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iOS5 or Not
October 28, 2011 - Dave Hecei
I’m still a little wary about iOS5. I haven’t yet taken the plunge and updated my original iPad. I do like some of the features in 5, but I’ve read a few things that I don’t like. Mainly, there’s a lot of data being bandied about from device to cloud to device.
The other problem I’m facing is whether or not going to iOS5 on my iPad will benefit me unless I update all my other Macs and devices. While I have Lion installed on one of my drives, which I can boot from if I need to, I am not using Lion on a day-to-day basis. To get the most out of iCloud, I’d have to be running Lion on all my Macs.
I also have an iPhone 3GS that was provided by my employer. I can’t just up that to iOS5 on my own accord. It might get updated sometime in the future, but not having it on iOS5 now might limit what it gives me on my iPad.
It’s a conundrum. There’s the constant march of technology to have the latest and greatest software and operating systems. While that might be good for some, it is not always the best for all. Whenever you upgrade there is always going to be something you lose for whatever you gain. This could be certain software titles or an important piece of hardware that you really need.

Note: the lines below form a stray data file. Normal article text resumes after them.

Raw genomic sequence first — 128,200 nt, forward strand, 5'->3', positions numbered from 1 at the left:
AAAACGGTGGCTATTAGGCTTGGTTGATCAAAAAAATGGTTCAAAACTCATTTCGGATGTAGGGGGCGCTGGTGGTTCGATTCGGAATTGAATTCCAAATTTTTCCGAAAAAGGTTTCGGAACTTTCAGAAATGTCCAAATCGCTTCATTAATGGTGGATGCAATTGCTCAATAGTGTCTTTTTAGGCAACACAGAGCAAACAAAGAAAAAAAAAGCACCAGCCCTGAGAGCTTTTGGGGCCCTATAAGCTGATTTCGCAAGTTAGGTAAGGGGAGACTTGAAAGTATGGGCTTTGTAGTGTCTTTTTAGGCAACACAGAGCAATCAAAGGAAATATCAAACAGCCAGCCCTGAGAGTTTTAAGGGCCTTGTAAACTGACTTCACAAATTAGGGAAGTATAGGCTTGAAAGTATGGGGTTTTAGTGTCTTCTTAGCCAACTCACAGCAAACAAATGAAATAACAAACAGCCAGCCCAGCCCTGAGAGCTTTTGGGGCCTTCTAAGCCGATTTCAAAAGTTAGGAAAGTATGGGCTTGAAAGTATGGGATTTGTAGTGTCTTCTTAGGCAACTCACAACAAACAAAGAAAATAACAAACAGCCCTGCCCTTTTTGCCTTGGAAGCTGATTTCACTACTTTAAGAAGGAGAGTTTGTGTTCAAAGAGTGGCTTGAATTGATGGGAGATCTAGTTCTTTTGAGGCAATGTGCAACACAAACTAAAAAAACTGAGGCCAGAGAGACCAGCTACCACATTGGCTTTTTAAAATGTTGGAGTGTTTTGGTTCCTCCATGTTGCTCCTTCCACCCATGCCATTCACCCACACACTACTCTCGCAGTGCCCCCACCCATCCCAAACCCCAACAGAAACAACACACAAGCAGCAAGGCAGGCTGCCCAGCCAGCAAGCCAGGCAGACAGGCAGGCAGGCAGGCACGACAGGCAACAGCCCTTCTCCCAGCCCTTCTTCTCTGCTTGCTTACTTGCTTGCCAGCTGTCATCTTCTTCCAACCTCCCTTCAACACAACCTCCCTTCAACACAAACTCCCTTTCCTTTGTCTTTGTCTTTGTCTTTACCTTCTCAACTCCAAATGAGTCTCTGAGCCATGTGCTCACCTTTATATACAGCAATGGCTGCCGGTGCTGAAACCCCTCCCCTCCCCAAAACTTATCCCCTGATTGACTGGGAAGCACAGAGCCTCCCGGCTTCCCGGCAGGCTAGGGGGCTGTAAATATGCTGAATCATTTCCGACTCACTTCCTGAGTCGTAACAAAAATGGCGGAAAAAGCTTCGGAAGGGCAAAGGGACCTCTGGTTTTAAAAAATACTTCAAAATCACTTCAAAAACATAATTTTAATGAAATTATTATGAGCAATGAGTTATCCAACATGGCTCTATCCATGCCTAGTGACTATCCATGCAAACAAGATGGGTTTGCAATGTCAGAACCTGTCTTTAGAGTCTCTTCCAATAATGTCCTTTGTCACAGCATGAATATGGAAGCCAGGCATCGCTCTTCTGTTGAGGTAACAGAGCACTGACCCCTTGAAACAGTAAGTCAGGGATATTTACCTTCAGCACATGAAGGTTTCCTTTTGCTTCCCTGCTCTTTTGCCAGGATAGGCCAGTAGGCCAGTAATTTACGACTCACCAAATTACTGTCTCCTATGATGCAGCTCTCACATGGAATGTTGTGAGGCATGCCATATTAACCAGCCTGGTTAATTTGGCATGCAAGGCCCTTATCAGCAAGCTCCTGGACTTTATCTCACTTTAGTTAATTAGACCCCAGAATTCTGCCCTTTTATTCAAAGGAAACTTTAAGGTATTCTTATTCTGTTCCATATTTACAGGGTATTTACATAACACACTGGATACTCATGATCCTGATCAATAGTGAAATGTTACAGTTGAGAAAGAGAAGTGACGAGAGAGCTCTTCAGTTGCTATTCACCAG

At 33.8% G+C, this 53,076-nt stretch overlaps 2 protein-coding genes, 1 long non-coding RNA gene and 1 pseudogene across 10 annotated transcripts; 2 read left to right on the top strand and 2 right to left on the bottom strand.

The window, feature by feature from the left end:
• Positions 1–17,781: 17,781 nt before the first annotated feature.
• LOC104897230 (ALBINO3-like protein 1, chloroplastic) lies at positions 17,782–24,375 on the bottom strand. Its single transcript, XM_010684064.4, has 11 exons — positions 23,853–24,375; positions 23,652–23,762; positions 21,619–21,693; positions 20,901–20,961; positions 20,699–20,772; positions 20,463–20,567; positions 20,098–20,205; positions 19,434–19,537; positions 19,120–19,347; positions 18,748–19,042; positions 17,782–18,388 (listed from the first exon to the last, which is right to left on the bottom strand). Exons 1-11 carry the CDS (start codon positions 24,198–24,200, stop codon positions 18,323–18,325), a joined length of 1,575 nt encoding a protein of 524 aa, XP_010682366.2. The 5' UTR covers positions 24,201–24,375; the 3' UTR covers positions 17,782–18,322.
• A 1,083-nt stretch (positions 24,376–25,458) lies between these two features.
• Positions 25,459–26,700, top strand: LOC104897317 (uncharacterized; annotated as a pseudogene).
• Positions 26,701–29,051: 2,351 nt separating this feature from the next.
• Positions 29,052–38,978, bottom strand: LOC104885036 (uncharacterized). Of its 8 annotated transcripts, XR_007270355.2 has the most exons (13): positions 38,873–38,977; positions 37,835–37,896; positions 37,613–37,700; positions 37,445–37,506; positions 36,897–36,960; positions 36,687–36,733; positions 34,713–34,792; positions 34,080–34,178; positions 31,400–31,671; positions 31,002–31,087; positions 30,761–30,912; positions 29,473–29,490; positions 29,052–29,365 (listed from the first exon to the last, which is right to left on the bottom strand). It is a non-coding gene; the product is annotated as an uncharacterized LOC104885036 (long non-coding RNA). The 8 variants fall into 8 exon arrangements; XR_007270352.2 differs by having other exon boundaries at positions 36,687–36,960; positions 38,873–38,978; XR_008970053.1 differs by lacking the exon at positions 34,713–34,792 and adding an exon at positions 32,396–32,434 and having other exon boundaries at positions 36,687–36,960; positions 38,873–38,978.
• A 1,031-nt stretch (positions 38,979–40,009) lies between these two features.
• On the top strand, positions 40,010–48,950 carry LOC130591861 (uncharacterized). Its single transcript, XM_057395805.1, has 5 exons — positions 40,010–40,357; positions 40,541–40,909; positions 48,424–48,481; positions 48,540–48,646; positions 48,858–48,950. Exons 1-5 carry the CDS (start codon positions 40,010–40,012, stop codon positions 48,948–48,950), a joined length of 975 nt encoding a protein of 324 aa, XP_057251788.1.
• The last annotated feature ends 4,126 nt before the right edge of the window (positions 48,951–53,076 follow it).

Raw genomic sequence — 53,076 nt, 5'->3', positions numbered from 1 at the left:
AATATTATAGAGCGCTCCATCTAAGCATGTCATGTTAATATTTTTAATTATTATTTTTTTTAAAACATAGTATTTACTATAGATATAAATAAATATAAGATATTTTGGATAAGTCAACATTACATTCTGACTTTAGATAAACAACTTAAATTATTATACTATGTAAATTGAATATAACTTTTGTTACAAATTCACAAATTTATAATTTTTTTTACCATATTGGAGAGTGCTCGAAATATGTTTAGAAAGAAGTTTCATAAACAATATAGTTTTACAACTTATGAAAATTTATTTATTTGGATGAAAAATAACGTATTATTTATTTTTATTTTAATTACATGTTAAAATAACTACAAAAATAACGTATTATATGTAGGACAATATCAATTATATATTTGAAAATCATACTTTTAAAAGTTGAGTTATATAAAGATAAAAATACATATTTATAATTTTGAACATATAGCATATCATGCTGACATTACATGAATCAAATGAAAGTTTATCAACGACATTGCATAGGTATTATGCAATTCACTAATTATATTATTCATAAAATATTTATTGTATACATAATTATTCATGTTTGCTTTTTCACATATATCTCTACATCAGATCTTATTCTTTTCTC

When I installed Lion, shortly after it was released, I found that none of my versions of Microsoft Office would run. This was caused by Lion not having Rosetta, a piece of software Apple used to include that allowed Intel based Macs run PowerPC based software. Since Rosetta is gone, no PPC apps.
If you are interested in going to iOS5 and are a little worried, like me, check out macworld.com. This is the website run by the publishers of MacWorld magazine. They have plenty of articles about iOS5. They also just released an iBook called iOS5 Upgrade Guide. It’s only $2.99 and is available through the Apple iBook Store.
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